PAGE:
A company’s Valentine’s Day advert that became the target of homophobic comments has shed light on small pockets of homophobia in Malta, a leading gay rights campaigner has said.
Top Choice’s advert for a beard trimmer showcased two men embracing each other, prompting some to take to the comment section to express their hateful homophobic sentiments at the message behind the post.
While many defended the company for publishing the inclusive advert, the LGBTIQ+ voluntary organisation Allied Rainbow Communities (ARC) used this opportunity to shed light on the pockets of homophobia that exist in Maltese society.
“Malta imports workers from all over the world and there are a number of expats who come from countries where being homophobic is condoned,” ARC’s Community Manager, Clayton Mercieca, told Lovin Malta.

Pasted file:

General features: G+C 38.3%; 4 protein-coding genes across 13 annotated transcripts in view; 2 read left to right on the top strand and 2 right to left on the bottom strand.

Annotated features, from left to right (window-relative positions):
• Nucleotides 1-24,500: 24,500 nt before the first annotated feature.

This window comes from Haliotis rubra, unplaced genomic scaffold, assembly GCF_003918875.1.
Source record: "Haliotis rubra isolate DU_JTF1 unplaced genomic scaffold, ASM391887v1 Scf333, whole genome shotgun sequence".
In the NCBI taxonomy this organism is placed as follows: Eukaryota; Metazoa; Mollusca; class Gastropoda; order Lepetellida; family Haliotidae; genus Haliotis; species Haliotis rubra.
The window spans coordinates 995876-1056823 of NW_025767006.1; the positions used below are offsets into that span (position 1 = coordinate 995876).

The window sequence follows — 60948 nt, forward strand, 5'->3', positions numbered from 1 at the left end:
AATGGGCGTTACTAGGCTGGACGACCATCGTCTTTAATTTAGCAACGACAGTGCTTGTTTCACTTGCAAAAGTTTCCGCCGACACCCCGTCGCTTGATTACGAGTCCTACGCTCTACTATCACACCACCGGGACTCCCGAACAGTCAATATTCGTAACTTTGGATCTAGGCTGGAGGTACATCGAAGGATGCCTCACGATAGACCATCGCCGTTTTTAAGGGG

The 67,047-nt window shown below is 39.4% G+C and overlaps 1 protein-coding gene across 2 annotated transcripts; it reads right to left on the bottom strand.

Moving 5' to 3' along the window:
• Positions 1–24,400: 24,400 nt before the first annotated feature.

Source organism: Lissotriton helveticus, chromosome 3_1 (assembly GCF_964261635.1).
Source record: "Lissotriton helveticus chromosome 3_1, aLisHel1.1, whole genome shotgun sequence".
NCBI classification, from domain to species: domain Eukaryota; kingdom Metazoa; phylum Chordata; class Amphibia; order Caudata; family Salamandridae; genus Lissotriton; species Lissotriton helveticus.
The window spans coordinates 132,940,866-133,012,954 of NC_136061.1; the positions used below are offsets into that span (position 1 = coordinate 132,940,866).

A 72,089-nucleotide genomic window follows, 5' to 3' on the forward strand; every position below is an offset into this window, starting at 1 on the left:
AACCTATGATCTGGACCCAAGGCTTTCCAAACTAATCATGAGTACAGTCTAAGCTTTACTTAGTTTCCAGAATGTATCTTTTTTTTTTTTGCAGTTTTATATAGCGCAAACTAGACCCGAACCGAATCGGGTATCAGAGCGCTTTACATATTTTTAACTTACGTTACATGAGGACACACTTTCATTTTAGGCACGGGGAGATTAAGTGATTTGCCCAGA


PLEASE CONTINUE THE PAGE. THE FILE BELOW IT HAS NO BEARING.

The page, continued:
“Although Malta’s laws are advanced in terms of LGBTIQ+ equality, it does not guarantee safety for individuals living here, especially when you have concentrated communities in certain areas that don’t really integrate with Malta’s ways of living and retain the same homophobia that their country has.”
According to ARC, the majority of those who made homophobic comments on the article originated from countries with a track record of state-sponsored homophobia “or lack of recognition and visibility towards LGBTIQ+ individuals.”
Moreover, these communities allegedly make it difficult for LGBTIQ+ individuals migrating to Malta for a better life to integrate into society.
“LGBTIQ+ communities coming from these countries looking for a better life end up in the same homophobic social sphere,” Mercieca continued.
“For Malta to retain its reputation as a LGBTIQ+ destination, we need to ensure that we don’t overlook people who come with a certain bias and a certain baggage. Employers need to ensure that the people they bring over are trained and educated,” he said.
Another Valentine’s Day advert uploaded by Top Choice depicted a lesbian couple, but the post received far less negative feedback.
“The lesbian advert didn’t attract any attention. However, masculinity always triggers a sense of shame and mockery,” Mercieca ended.
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